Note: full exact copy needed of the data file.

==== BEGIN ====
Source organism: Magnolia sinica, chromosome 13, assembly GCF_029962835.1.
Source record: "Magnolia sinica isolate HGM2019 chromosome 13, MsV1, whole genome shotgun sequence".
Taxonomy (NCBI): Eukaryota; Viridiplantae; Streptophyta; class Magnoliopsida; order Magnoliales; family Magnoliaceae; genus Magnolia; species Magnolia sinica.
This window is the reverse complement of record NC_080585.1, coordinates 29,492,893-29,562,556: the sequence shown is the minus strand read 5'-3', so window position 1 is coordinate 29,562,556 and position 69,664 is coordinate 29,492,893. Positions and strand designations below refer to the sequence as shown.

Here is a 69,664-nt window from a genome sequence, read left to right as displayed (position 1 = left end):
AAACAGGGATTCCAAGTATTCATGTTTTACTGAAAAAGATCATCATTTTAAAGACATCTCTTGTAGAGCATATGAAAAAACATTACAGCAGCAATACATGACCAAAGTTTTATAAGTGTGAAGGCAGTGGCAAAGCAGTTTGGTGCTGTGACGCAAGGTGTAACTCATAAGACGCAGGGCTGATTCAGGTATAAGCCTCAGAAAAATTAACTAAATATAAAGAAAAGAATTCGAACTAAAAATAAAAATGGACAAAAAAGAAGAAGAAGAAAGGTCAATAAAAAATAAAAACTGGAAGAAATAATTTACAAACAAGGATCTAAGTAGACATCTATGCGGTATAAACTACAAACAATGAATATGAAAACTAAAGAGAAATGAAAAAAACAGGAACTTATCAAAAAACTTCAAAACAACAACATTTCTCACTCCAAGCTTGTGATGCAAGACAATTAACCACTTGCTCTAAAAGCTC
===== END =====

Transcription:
Source organism: Magnolia sinica, chromosome 13, assembly GCF_029962835.1.
Source record: "Magnolia sinica isolate HGM2019 chromosome 13, MsV1, whole genome shotgun sequence".
Taxonomy (NCBI): Eukaryota; Viridiplantae; Streptophyta; class Magnoliopsida; order Magnoliales; family Magnoliaceae; genus Magnolia; species Magnolia sinica.
This window is the reverse complement of record NC_080585.1, coordinates 29,492,893-29,562,556: the sequence shown is the minus strand read 5'-3', so window position 1 is coordinate 29,562,556 and position 69,664 is coordinate 29,492,893. Positions and strand designations below refer to the sequence as shown.

Here is a 69,664-nt window from a genome sequence, read left to right as displayed (position 1 = left end):
AAACAGGGATTCCAAGTATTCATGTTTTACTGAAAAAGATCATCATTTTAAAGACATCTCTTGTAGAGCATATGAAAAAACATTACAGCAGCAATACATGACCAAAGTTTTATAAGTGTGAAGGCAGTGGCAAAGCAGTTTGGTGCTGTGACGCAAGGTGTAACTCATAAGACGCAGGGCTGATTCAGGTATAAGCCTCAGAAAAATTAACTAAATATAAAGAAAAGAATTCGAACTAAAAATAAAAATGGACAAAAAAGAAGAAGAAGAAAGGTCAATAAAAAATAAAAACTGGAAGAAATAATTTACAAACAAGGATCTAAGTAGACATCTATGCGGTATAAACTACAAACAATGAATATGAAAACTAAAGAGAAATGAAAAAAACAGGAACTTATCAAAAAACTTCAAAACAACAACATTTCTCACTCCAAGCTTGTGATGCAAGACAATTAACCACTTGCTCTAAAAGCTC